Reconsidering Olmec Visual Culture: The Unborn, Women, and Creation (William and Bettye Nowlin Series in Art, History, and Cultur)
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Recently, scholars of Olmec visual culture have identified symbols for umbilical cords, bundles, and cave-wombs, as well as a significant number of women portrayed on monuments and as figurines. In this groundbreaking study, Carolyn Tate demonstrates that these subjects were part of a major emphasis on gestational imagery in Formative Period Mesoamerica. In Reconsidering Olmec Visual Culture, she identifies the presence of women, human embryos, and fetuses in monuments and portable objects dating from 1400 to 400 BC and originating throughout much of Mesoamerica. This highly original study sheds new light on the prominent roles that women and gestational beings played in Early Formative societies, revealing female shamanic practices, the generative concepts that motivated caching and bundling, and the expression of feminine knowledge in the 260-day cycle and related divinatory and ritual activities.
Reconsidering Olmec Visual Culture is the first study that situates the unique hollow babies of Formative Mesoamerica within the context of prominent females and the prevalent imagery of gestation and birth. It is also the first major art historical study of La Venta and the first to identify Mesoamerica's earliest creation narrative. It provides a more nuanced understanding of how later societies, including Teotihuacan and West Mexico, as well as the Maya, either rejected certain Formative Period visual forms, rituals, social roles, and concepts or adopted and transformed them into the enduring themes of Mesoamerican symbol systems.
California at Berkeley (Clewlow and Corson 1968) and recent archaeological work by Rebecca González Lauck (1988, 1989, 1991, 1997) of Mexico’s Instituto Nacional de Antropología e Historia, since 1984, have brought the total number of monumental sculptures and fragments to nearly 100 (González Lauck 1988, 1989, 1991, 1997). González Lauck has also defined the extent and form of the site’s center through the production of a topographic map (1990). Her work has resulted in, among other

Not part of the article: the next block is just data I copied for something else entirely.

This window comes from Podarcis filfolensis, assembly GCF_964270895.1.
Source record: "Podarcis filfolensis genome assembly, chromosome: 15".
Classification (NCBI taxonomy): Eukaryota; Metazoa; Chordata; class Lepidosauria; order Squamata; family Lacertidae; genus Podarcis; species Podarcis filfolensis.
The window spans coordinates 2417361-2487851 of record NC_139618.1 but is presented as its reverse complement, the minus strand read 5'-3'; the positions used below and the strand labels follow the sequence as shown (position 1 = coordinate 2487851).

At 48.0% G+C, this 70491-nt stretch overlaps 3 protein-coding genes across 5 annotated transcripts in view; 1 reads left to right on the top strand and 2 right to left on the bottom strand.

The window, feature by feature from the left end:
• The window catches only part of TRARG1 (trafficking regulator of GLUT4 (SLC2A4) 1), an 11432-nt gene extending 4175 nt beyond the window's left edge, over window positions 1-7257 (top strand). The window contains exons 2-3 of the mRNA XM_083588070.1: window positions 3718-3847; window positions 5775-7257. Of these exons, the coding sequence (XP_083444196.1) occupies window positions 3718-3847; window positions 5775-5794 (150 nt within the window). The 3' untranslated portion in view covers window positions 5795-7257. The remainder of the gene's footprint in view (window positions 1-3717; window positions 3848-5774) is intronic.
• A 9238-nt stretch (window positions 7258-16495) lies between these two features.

(1990:165) analyzed the collection, contexts, and testing of all the samples then available and determined that there were twentytwo acceptable radiocarbon assays ranging from 1354 to 424 bc (for Complex A), much longer than the 400-year apogee that was originally proposed (Drucker et al. 1959:264–267). Finally, various researchers have compared La Venta’s ceramics and geomorphology to develop5.4 (Opposite page) Plan of La Venta. Based on González Lauck 1990, 1991, 1997; with information from
By 1941, the year that The Wolf Man, starring Lon Cheney Jr., was released, Covarrubias had a circle of friends that included actors John Huston (who, like Covarrubias, was collecting Pre-Columbian art), Sam Jaffe, Orson Welles, and writers Bruno Traven (Treasure of the Sierra Madre) and Luis Buñuel (Williams 1994:139). These friends visited him at his home in Mexico and likely kept him in touch with such Hollywood novelties as Frankenstein Meets the Wolf Man (1943) (Katz 1994:1388). In noting
spoon-shaped object shown in Figure 3.9. Anatole Pohorilenko (1996:129) suggested that Olmec jade “spoons” represent tadpoles. In the third week, human embryos are about 3.5 mm and have a tadpole-like form. I think Pohorilenko is correct, except that the tadpole spoons also refer to the embryo at that stage. Supporting this conjecture is the fact that several spoons are incised with embryo images. Another common decorative element on the spoons is an avian image. Follensbee (2008) Contexts for
at the rounded lower corners. Two large fangs, similar to upper canine teeth, emerged from otherwise toothless upper gums. Across the forehead was a headband that was not unlike the broad band around the Colossal Head. But this one terminated at the edge of the face, where on each side a protruding flange framed the face. In profile view, the upper back of the head was strangely elongated, with an extended upper parietal area. A deeply incised line defined the bottom of the head on all sides.